Global competition and rapidly changing customer requirements are forcing major changes in the production styles and configuration of manufacturing organizations. Traditional centralised manufacturing systems are not able to meet such requirements. This paper proposes an agent-based approach for dynamically creating and managing agent communities in such widely distributed and ever-changing manufacturing environments. After reviewing the research literature, an adaptive multi-agent manufacturing system architecture called MetaMorph is presented and its main features are described. Such architecture facilitates multi-agent coordination by minimising communication and processing overheads. Adaptation is facilitated through organizational structural change and two learning mechanisms: learning from past experiences and learning future agent interactions by simulating future dynamic, emergent behaviours. The MetaMorph architecture also addresses other specific requirements for next generat...
We study sourcing decisions of price-setting and price-taking firms with two unreliable suppliers, where a price-setting firm sets the retail price after the supply uncertainty is resolved and a price-taking firm takes the retail price as given. We investigate the impacts of market conditions, suppliers' wholesale prices and their reliabilities on the optimal sourcing decisions of price-setting and price-taking firms, and examine how a firm's pricing power affects these impacts. We define a supplier's reliability in terms of the "size" or the"variability" of his random capacity using the concepts of stochastic dominance. We find that the supplier reliability affects the optimal sourcing decisions differently for price-setting and price-taking firms. Specifically, with a price-setting firm, a supplier can win a larger order by increasing his reliability, it is not always so with a price-taking firm.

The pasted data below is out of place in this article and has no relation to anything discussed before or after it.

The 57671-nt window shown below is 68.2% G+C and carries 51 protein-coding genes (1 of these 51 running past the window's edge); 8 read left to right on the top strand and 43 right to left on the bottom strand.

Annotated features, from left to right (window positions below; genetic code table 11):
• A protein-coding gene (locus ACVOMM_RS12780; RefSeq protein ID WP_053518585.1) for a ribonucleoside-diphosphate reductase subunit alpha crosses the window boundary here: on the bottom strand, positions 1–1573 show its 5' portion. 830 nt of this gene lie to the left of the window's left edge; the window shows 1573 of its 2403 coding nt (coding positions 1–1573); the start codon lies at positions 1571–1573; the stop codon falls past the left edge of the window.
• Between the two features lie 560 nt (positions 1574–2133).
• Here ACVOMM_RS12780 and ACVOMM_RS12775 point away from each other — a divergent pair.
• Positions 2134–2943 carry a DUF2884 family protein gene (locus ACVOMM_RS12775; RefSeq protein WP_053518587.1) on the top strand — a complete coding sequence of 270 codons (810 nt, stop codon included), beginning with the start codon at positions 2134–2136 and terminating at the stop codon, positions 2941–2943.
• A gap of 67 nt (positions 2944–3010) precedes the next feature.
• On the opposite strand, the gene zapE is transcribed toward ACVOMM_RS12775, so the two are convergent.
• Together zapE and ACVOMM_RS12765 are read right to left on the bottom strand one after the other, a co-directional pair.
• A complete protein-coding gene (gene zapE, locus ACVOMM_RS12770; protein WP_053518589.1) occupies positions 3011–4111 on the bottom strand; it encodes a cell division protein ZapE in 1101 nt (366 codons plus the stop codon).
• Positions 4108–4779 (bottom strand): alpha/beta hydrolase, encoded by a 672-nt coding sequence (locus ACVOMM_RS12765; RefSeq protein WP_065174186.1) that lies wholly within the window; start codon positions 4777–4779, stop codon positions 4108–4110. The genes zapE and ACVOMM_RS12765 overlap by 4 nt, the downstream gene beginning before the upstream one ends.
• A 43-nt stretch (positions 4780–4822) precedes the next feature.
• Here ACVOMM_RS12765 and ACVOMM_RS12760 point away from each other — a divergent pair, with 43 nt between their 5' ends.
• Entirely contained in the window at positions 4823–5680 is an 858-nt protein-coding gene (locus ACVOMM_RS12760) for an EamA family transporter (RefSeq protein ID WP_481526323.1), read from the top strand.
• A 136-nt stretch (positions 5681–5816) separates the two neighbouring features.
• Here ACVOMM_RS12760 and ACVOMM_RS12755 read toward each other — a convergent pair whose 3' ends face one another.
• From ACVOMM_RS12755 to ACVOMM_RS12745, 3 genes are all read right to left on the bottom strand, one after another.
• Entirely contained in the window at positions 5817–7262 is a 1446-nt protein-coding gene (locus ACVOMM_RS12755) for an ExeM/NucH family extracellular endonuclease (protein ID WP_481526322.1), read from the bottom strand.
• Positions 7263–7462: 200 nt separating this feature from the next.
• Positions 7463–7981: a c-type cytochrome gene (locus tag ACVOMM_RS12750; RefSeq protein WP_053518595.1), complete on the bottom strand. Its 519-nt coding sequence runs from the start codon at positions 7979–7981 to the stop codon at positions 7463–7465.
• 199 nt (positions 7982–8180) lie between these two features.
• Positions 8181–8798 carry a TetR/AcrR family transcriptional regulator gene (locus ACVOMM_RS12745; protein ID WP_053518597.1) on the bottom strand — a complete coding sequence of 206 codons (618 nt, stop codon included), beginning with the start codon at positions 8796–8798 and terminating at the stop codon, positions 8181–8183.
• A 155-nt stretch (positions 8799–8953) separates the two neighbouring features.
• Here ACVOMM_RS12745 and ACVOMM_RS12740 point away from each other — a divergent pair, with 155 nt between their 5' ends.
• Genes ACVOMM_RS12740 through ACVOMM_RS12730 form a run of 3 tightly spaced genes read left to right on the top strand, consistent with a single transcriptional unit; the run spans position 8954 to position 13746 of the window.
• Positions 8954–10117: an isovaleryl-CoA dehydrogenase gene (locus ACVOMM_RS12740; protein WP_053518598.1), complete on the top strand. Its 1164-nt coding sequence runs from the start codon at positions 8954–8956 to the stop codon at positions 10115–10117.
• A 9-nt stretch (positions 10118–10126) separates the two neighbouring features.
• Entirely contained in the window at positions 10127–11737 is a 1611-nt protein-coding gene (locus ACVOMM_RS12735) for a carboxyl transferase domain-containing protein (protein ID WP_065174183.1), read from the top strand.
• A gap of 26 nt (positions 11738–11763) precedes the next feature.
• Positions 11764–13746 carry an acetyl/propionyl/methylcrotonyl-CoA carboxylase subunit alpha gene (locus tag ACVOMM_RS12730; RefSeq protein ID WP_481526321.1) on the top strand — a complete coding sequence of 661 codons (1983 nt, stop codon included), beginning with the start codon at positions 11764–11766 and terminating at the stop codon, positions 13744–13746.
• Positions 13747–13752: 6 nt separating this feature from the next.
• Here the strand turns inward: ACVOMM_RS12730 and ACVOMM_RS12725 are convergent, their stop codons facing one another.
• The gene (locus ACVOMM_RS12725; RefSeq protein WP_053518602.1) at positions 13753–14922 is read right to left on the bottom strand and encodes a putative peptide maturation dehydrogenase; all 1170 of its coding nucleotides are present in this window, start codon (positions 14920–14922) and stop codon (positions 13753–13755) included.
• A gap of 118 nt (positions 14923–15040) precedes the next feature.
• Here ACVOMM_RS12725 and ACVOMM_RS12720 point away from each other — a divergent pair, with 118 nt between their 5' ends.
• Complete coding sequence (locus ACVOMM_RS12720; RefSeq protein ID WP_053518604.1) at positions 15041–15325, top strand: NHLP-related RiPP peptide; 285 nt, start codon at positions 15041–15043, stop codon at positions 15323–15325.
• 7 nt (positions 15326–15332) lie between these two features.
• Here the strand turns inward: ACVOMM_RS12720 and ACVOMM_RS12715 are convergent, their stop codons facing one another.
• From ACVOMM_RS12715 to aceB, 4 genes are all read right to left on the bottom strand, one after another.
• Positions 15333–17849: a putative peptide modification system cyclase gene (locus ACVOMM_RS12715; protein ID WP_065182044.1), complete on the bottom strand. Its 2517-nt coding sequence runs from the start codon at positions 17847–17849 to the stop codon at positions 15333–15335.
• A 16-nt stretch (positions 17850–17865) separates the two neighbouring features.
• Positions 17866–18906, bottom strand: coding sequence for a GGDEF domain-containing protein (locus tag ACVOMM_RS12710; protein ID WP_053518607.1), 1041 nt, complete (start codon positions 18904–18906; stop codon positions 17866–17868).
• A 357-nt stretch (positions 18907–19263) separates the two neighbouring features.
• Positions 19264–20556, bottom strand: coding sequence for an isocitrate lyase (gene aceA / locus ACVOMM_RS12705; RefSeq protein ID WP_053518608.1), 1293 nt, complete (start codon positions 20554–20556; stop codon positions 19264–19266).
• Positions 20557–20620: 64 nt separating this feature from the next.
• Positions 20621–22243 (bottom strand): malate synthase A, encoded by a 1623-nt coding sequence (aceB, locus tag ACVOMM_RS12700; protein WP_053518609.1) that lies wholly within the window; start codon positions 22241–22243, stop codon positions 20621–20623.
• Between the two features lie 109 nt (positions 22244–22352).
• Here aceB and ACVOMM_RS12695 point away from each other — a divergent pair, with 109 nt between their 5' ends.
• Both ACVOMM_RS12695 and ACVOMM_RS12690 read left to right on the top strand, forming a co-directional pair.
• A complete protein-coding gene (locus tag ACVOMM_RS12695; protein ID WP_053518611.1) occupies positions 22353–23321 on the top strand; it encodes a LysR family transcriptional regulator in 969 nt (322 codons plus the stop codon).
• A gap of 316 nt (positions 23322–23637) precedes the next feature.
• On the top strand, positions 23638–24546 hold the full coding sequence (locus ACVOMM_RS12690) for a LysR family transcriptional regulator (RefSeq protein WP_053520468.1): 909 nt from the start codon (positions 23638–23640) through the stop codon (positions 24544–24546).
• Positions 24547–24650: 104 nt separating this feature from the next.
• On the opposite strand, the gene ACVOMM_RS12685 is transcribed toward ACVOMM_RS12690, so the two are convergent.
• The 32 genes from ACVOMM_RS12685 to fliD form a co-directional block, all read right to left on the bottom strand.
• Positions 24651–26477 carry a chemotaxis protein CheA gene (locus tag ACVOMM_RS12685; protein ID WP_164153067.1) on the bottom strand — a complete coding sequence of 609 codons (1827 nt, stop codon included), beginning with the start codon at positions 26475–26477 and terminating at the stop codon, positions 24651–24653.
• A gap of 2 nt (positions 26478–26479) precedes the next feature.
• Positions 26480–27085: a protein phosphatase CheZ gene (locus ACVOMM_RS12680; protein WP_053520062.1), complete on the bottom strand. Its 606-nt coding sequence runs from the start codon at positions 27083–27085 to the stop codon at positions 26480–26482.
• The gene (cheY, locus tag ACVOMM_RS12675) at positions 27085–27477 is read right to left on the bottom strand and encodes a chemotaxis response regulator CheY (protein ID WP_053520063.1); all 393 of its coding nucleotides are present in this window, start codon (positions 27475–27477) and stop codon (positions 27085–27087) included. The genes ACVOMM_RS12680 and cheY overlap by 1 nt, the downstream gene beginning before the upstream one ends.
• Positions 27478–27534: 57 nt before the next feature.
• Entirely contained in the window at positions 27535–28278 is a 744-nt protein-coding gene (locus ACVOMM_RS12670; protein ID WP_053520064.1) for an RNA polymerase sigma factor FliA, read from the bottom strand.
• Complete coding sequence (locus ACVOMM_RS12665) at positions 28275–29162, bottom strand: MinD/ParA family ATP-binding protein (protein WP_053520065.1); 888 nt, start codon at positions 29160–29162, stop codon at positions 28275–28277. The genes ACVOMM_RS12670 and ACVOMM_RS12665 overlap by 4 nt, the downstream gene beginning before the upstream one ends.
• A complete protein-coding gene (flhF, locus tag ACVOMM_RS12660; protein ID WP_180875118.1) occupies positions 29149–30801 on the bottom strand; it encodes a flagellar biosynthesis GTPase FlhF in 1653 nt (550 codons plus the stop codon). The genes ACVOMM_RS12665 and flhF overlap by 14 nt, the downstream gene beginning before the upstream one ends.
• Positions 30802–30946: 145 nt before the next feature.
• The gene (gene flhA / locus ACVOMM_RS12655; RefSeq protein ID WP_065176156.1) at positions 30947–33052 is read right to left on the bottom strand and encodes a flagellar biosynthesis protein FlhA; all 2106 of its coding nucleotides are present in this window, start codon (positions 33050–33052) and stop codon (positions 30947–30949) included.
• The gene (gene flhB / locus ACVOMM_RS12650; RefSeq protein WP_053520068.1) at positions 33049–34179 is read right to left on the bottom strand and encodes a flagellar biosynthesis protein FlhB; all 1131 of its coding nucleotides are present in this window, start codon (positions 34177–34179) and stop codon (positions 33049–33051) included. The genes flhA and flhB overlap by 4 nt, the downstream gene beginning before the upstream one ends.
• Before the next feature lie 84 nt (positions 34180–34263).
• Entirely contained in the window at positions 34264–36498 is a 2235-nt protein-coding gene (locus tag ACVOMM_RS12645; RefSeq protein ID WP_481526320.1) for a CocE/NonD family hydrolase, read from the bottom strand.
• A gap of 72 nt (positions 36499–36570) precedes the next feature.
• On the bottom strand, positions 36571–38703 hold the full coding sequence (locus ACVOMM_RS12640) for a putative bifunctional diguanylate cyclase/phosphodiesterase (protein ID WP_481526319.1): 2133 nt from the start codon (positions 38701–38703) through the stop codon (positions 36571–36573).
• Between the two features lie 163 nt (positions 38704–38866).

This paper introduces a new Automated Guided Vehicle (AGV) for guidewire-free industrial applications where rapid reconfiguration is required. The AGV, called OmniMate, has full omnidirectional motion capabilities, can correct odometry errors without external references, and offers a large 18391 cm (7236") loading deck. A patented, so-called compliant linkage avoids the excessive wheel slippage often found in other omnidirectional platforms. The paper describes the kinematic design and the control system of the platform and explains its unique odometry error correction method, called Internal Position Error Correction (IPEC). IPEC renders the OmniMate's odometry almost completely insensitive to even severe irregularities of the floor, such as bumps, cracks, or traversable objects. Dead-reckoning is further enhanced by the addition of a fiber-optics gyroscope. Because of its extraordinary dead-reckoning capabilities the OmniMate can travel over extended distances while following a pr...
this paper is to evaluate the benefits of dynamic vehicle routing strategies versus conventional static strategies for controlling the operation of an AGV system. The experimental tool for performing this comparison is a flexible, hierarchical simulation model that can be used to simulate an arbitrary AGV system configuration operating under an arbitrary vehicle routing strategy. This model is hierarchical in the following sense: at the time of each routing decision for an AGV in the main simulation, subordinate simulations (subsimulations) are performed sequentially for selected alternative routes between the AGV's current location and its assigned destination; and the performance observed for the latest route in the corresponding subsimulation is used to determine whether additional subsimulations should be performed before finalizing the current routing decision and resuming the main simulation. We present a case study involving a prototype AGV system operating under the control of a global vision system; and the results of this case study indicate that significant, cost-effective improvements in performance can be achieved by the use of dynamic vehicle routing strategies in conjunction with global vision--based control